Innovating immigration: updates to Entrepreneur Visas

| Ava Scott

As many entrepreneurs and international investors will know from experience, and as the funding statistics show, the UK is a great place to start and do business. With well-developed angel networks, established VC and PE houses and accessible grant programmes, SMEs have access to a range of support, allowing them to grow their business and boost the economy.

As of March 2019, entering this ecosystem as an entrepreneur and business leader has become easier for non-European Economic Area nationals. The new Innovator Visa now permits entrepreneurs with at least £50,000 of investment to develop their business in the UK; this is a significant reduction from the £200,000 needed by the previous Tier 1 Entrepreneur Visa. 

The Start-Up visa, alternatively, allows those with high-value ideas to start their business in the UK, with up to two years leave to do so. These new Visa categories aim to aid the immigration of those with innovative and high-potential ideas into the UK, further bolstering the existing start-up scene.

These policy changes will be of interest to all bodies in the high-growth sector; corporate financiers will be able to engage newly interested international clients, while lawyers and accountants will be brought in to mediate these cross-border transactions.

UK Visas for entrepreneurs and innovators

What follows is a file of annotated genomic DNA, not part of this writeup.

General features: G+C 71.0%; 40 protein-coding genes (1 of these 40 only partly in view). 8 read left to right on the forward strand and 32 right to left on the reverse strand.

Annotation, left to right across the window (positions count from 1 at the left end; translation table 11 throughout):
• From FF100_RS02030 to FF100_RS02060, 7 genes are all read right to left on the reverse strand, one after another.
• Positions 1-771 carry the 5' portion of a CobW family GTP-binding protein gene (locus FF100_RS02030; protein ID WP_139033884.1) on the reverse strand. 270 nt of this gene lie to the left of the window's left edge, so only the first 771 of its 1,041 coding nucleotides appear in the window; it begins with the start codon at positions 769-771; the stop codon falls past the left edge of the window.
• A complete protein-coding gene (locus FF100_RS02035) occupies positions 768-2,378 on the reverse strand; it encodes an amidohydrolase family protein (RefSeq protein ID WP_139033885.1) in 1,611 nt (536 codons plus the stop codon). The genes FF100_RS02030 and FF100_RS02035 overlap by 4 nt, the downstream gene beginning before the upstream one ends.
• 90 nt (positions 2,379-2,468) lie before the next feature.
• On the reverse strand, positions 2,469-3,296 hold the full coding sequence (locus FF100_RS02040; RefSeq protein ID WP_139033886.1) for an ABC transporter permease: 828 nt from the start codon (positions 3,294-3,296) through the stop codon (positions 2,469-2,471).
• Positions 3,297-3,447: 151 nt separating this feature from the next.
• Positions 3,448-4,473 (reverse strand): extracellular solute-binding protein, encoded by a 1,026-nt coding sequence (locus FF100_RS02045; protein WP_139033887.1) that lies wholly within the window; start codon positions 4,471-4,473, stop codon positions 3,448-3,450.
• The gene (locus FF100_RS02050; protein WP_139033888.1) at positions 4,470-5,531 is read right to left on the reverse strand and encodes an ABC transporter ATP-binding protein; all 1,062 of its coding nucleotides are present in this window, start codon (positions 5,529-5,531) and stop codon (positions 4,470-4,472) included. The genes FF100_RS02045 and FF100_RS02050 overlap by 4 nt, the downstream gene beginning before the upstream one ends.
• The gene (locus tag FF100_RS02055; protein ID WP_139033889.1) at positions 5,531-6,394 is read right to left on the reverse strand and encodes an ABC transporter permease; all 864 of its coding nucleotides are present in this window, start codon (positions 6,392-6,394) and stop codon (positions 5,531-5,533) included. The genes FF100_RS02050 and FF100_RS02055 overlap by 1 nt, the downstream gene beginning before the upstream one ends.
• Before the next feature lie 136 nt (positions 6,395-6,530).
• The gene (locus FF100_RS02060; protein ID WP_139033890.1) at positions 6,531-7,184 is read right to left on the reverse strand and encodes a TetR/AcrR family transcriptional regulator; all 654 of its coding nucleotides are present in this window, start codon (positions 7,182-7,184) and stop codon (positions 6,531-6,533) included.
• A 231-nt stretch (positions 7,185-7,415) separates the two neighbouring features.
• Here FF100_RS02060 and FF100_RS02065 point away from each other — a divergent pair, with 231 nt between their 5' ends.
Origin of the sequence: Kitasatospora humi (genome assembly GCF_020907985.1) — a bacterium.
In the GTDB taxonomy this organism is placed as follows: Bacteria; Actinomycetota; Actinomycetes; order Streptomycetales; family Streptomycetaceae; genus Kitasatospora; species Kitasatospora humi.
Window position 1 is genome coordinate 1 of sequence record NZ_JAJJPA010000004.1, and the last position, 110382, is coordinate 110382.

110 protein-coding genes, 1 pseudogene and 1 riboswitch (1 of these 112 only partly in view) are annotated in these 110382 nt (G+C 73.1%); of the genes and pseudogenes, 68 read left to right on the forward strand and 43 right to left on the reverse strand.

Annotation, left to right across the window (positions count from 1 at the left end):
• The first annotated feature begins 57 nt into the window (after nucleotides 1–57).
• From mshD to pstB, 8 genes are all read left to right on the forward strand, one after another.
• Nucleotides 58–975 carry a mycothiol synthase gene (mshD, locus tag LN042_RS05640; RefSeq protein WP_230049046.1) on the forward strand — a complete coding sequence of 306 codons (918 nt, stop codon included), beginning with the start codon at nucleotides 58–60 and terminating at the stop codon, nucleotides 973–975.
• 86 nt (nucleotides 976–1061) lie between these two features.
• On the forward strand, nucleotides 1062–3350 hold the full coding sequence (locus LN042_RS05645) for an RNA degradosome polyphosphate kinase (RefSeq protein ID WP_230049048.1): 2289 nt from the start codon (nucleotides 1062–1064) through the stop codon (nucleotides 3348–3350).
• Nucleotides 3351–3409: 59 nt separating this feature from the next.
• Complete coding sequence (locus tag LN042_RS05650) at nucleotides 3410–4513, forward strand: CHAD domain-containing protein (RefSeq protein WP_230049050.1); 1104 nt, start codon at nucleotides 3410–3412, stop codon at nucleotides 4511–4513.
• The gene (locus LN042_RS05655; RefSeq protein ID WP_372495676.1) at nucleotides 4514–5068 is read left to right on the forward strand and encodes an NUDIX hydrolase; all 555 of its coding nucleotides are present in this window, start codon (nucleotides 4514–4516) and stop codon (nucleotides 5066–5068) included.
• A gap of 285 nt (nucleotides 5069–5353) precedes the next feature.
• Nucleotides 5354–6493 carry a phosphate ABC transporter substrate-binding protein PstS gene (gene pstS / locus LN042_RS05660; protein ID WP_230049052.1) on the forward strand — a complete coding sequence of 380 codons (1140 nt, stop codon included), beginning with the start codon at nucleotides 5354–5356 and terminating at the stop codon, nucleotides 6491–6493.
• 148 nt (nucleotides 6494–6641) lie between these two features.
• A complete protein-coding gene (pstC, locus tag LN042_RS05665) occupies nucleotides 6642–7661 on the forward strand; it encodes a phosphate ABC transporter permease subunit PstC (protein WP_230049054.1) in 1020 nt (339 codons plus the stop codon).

Important players in this international dynamic are the endorsement bodies. The international entrepreneurs’ business ideas will undergo assessment by these organisations, where their business model will be assessed for innovation, viability and scalabilty. These assessments will be focused around the benefit that the business and its investment could bring to the UK, either through tax, job creation or social impact of some sort.

Corporate Financiers, investors and accelerator organisations occur frequently on the list; through endorsing new, innovative companies for the Visa, they may hope to win their business later on in their evolution. Each endorsement body will be allocated just 25 visa permits to distribute to worthy businesses – not many when you consider that there are currently just 24 endorsing bodies at the time of writing. Extensive due diligence, research and prioritisation will be of high importance, to ensure these Visas are given to deserving candidates.

There are many potential changes that could be observed in the high-growth ecosystem as the result of these immigration policy alterations. We expect to see more international founders and co-founders of UK businesses, and later down the line, we could see greater expansion into international territory. 

In all, we hope to see some of the world’s best disruptive business models and tech innovators set up in the UK, where their ideas will be best supported to bring a multitude of benefits to our economy.